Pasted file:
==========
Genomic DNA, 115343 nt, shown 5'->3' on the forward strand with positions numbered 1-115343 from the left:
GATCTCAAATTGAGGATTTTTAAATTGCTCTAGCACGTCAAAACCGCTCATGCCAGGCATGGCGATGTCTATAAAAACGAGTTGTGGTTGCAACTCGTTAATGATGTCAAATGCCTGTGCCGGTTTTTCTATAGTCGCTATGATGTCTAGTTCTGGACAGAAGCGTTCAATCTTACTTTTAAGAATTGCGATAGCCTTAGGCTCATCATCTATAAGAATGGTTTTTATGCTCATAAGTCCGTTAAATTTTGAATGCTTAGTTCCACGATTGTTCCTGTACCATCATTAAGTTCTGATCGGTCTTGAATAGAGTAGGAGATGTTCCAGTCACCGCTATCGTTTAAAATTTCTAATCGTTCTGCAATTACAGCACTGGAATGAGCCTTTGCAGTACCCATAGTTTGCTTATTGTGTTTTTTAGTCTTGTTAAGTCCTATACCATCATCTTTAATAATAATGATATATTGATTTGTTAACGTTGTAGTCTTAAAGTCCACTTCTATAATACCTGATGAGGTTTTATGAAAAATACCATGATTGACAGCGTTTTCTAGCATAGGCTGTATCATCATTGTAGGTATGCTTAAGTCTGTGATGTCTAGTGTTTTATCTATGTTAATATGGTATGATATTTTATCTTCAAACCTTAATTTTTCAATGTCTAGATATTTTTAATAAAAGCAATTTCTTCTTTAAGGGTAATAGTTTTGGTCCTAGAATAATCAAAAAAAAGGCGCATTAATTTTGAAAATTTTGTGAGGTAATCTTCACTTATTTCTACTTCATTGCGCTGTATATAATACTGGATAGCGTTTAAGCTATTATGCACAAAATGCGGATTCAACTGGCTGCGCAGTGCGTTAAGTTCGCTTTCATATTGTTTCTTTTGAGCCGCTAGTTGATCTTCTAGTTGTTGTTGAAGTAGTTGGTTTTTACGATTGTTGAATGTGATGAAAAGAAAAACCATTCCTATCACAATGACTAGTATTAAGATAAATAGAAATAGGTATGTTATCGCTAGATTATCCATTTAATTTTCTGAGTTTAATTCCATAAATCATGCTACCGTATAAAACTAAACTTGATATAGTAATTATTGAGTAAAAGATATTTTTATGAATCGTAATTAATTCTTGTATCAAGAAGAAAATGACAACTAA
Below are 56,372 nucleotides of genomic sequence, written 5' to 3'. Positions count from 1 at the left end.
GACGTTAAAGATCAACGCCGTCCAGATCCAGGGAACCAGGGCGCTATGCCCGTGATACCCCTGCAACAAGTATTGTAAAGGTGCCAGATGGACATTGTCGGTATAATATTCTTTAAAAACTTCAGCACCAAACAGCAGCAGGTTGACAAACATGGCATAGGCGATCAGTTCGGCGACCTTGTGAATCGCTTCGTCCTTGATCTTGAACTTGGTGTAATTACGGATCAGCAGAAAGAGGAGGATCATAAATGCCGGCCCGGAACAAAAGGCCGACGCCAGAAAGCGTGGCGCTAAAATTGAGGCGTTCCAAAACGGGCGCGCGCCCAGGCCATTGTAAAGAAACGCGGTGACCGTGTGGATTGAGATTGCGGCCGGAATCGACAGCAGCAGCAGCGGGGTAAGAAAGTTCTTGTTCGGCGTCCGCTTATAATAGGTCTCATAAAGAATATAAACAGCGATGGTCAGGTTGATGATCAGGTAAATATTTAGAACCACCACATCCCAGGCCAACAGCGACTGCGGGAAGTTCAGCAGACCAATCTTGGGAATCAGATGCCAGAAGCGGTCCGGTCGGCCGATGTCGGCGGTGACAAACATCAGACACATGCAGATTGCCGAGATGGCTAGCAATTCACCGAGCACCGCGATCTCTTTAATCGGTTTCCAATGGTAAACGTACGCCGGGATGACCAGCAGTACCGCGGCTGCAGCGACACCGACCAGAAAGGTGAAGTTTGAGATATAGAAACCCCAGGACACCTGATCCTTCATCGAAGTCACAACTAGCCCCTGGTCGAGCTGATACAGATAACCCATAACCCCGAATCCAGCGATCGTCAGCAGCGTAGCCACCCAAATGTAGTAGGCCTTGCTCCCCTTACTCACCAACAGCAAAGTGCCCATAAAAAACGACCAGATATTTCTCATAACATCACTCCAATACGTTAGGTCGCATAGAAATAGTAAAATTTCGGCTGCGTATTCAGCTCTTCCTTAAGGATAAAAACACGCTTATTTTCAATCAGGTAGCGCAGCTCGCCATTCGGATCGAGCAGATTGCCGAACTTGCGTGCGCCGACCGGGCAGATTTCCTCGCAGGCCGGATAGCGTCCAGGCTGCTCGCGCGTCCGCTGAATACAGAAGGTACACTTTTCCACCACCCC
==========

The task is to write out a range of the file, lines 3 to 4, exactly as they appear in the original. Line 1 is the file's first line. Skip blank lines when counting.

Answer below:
Below are 56,372 nucleotides of genomic sequence, written 5' to 3'. Positions count from 1 at the left end.
GACGTTAAAGATCAACGCCGTCCAGATCCAGGGAACCAGGGCGCTATGCCCGTGATACCCCTGCAACAAGTATTGTAAAGGTGCCAGATGGACATTGTCGGTATAATATTCTTTAAAAACTTCAGCACCAAACAGCAGCAGGTTGACAAACATGGCATAGGCGATCAGTTCGGCGACCTTGTGAATCGCTTCGTCCTTGATCTTGAACTTGGTGTAATTACGGATCAGCAGAAAGAGGAGGATCATAAATGCCGGCCCGGAACAAAAGGCCGACGCCAGAAAGCGTGGCGCTAAAATTGAGGCGTTCCAAAACGGGCGCGCGCCCAGGCCATTGTAAAGAAACGCGGTGACCGTGTGGATTGAGATTGCGGCCGGAATCGACAGCAGCAGCAGCGGGGTAAGAAAGTTCTTGTTCGGCGTCCGCTTATAATAGGTCTCATAAAGAATATAAACAGCGATGGTCAGGTTGATGATCAGGTAAATATTTAGAACCACCACATCCCAGGCCAACAGCGACTGCGGGAAGTTCAGCAGACCAATCTTGGGAATCAGATGCCAGAAGCGGTCCGGTCGGCCGATGTCGGCGGTGACAAACATCAGACACATGCAGATTGCCGAGATGGCTAGCAATTCACCGAGCACCGCGATCTCTTTAATCGGTTTCCAATGGTAAACGTACGCCGGGATGACCAGCAGTACCGCGGCTGCAGCGACACCGACCAGAAAGGTGAAGTTTGAGATATAGAAACCCCAGGACACCTGATCCTTCATCGAAGTCACAACTAGCCCCTGGTCGAGCTGATACAGATAACCCATAACCCCGAATCCAGCGATCGTCAGCAGCGTAGCCACCCAAATGTAGTAGGCCTTGCTCCCCTTACTCACCAACAGCAAAGTGCCCATAAAAAACGACCAGATATTTCTCATAACATCACTCCAATACGTTAGGTCGCATAGAAATAGTAAAATTTCGGCTGCGTATTCAGCTCTTCCTTAAGGATAAAAACACGCTTATTTTCAATCAGGTAGCGCAGCTCGCCATTCGGATCGAGCAGATTGCCGAACTTGCGTGCGCCGACCGGGCAGATTTCCTCGCAGGCCGGATAGCGTCCAGGCTGCTCGCGCGTCCGCTGAATACAGAAGGTACACTTTTCCACCACCCC